Google to pay $29.5 million in geolocation lawsuits
Tech giant Google has reportedly agreed to pay $29.5 million to settle separate lawsuits with Washington DC and Indiana over the company’s localization practices.
The Hill reports that Google has reached a settlement with Washington DC and Indiana, agreeing to pay a total of $29.5 million to resolve separate lawsuits over its location practices. As part of the settlements, the tech giant pledged not to mislead users about the collection and use of their location data in location history and web activity and apps.
Indiana Attorney General Todd Rokita announced that the state has reached a settlement with Google for $20 million to resolve a lawsuit over allegations of deceptive location tracking practices. In a statement, Rokita said the settlement reflects the state’s commitment to protecting consumers and holding companies accountable for their actions.
“This settlement is another manifestation of our unwavering commitment to protecting Hoosiers from Big Tech’s intrusive schemes,” Rokita said. “We will continue to hold these companies accountable for their mishandling of consumers.”
Several states have filed lawsuits against Google after an Associated Press investigation in 2018 highlighted the extent of the company’s location-based practices. Despite efforts by a coalition of state attorneys general to reach a settlement with Google, negotiations ultimately failed, leading Indiana to file its own lawsuit.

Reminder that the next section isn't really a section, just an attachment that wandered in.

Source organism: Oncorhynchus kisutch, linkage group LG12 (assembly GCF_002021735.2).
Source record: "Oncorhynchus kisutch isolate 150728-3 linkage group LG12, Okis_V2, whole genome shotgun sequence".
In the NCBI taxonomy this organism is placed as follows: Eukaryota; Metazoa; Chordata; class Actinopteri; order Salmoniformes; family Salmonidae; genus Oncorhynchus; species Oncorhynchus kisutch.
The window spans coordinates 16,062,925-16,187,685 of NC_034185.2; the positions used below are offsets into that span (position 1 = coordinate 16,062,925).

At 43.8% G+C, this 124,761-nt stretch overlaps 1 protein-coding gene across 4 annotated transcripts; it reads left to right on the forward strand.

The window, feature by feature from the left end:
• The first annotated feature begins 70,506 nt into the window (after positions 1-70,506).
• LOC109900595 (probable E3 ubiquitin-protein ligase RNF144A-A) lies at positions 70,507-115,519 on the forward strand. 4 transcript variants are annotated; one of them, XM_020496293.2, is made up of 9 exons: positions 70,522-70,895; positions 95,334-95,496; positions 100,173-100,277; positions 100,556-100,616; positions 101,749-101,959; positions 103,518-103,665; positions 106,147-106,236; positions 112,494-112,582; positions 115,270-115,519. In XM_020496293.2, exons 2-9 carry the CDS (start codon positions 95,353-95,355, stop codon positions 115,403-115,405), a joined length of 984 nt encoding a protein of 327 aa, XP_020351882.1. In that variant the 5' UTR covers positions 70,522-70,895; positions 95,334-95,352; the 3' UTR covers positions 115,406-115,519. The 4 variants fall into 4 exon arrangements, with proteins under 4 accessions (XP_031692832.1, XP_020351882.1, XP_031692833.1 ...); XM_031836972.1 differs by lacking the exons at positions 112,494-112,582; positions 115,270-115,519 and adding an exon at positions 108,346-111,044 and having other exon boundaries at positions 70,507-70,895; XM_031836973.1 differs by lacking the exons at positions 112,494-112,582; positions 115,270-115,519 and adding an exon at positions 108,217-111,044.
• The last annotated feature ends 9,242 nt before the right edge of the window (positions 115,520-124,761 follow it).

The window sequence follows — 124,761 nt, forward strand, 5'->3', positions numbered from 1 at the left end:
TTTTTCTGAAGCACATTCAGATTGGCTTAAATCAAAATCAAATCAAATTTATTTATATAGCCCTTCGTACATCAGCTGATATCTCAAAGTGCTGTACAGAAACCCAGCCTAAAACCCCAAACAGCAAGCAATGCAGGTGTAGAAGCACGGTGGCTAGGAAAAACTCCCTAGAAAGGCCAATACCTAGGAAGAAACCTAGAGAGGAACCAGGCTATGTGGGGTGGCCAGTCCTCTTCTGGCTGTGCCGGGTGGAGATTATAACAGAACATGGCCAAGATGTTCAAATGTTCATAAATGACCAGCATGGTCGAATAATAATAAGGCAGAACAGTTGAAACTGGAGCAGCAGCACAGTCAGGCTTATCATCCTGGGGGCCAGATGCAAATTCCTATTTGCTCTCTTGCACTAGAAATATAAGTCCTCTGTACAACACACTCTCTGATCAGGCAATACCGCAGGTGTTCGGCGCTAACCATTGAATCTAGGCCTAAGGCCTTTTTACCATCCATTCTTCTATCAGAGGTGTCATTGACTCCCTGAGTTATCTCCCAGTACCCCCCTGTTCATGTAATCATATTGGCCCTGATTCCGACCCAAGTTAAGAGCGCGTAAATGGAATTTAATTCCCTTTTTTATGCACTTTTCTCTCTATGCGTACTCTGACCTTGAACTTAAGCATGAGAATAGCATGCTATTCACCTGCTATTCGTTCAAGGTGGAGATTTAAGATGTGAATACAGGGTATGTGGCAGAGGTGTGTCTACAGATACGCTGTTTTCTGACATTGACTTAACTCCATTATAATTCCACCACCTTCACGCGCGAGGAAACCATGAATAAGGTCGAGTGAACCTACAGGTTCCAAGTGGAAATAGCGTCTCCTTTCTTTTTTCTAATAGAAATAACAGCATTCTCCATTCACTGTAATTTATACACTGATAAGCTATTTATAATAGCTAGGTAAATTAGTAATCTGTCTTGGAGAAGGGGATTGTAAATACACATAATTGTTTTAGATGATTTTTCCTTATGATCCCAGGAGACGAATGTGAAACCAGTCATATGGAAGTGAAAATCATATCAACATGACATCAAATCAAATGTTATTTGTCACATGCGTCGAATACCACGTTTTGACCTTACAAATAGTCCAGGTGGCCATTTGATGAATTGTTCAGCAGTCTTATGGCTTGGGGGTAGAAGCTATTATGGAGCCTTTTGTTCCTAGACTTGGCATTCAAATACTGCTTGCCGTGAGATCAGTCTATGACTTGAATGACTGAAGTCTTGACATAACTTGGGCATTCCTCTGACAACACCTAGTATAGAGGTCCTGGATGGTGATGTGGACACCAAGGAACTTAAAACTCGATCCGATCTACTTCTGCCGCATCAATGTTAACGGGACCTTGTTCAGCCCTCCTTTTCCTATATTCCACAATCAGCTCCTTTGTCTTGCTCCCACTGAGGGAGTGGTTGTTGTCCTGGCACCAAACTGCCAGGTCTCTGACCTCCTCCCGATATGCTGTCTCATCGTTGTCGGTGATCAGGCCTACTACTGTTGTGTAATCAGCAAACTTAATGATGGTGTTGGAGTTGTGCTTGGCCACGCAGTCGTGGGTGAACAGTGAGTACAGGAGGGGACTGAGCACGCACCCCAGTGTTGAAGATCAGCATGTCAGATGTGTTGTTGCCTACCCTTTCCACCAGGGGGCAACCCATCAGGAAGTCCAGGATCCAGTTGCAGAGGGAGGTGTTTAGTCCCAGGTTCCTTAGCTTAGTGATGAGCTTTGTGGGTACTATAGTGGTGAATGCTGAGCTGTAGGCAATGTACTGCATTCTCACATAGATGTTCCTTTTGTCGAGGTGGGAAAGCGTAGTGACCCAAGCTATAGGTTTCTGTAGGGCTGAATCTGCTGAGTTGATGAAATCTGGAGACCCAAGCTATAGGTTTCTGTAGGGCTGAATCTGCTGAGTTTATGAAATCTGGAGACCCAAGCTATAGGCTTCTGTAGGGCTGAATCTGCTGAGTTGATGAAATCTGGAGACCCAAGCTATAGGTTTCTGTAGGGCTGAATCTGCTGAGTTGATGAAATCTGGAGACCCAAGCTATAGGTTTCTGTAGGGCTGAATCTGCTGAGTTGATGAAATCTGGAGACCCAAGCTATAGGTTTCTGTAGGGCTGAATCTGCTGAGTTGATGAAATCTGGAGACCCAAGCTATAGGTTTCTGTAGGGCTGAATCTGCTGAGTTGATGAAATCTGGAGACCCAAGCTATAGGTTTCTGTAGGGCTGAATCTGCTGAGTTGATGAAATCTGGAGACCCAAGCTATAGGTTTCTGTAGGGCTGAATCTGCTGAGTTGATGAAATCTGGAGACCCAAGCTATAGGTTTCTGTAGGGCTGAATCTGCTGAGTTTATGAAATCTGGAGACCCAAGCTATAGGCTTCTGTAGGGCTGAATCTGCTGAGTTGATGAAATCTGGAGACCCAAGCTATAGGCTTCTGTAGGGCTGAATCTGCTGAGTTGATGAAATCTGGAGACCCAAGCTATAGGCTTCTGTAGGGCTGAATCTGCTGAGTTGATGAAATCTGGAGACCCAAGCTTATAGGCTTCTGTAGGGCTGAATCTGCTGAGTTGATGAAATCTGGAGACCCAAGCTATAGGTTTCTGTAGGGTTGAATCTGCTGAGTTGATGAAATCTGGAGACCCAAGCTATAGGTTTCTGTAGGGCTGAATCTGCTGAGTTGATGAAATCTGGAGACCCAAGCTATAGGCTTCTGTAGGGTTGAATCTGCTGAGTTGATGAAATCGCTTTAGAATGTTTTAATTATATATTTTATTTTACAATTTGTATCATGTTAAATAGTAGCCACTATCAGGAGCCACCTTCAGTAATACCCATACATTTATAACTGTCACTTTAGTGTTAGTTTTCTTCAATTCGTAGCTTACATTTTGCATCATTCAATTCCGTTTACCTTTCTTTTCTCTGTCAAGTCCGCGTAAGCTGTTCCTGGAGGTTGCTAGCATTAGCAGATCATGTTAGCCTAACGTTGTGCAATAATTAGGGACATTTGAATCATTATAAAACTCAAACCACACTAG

In November, Google agreed to pay a settlement of nearly $392 million to 40 states to resolve the case brought by the coalition. Indiana’s recent settlement with Google for $20 million is separate from this earlier resolution.
Indiana Attorney General Todd Rokita accused Google of using location data collected from Indiana consumers to create detailed user profiles and targeted ads, while misleading users about its practices since at least 2014. Despite the allegations, Indiana’s settlement with Google states that the agreement does not constitute an admission of wrongdoing by the company.
DC Attorney General Karl Racine announced his office has reached a $9.5 million settlement with Google over allegations that the company used ‘dark models’ to manipulate customers and access their data. location. Racine said Google made it difficult for users to prevent their location from being tracked, leading his office to file a lawsuit against the company.
Under the terms of the settlement, Google will be required to clearly disclose to its customers how their location data is collected, stored and used, and will also implement measures such as issuing a pop-up notification to users with the history tracking enabled and maintaining a web page describing the company’s tracking practices and policies.
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Lucas Nolan is a reporter for Breitbart News covering free speech and online censorship issues. Follow him on Twitter @LucasNolan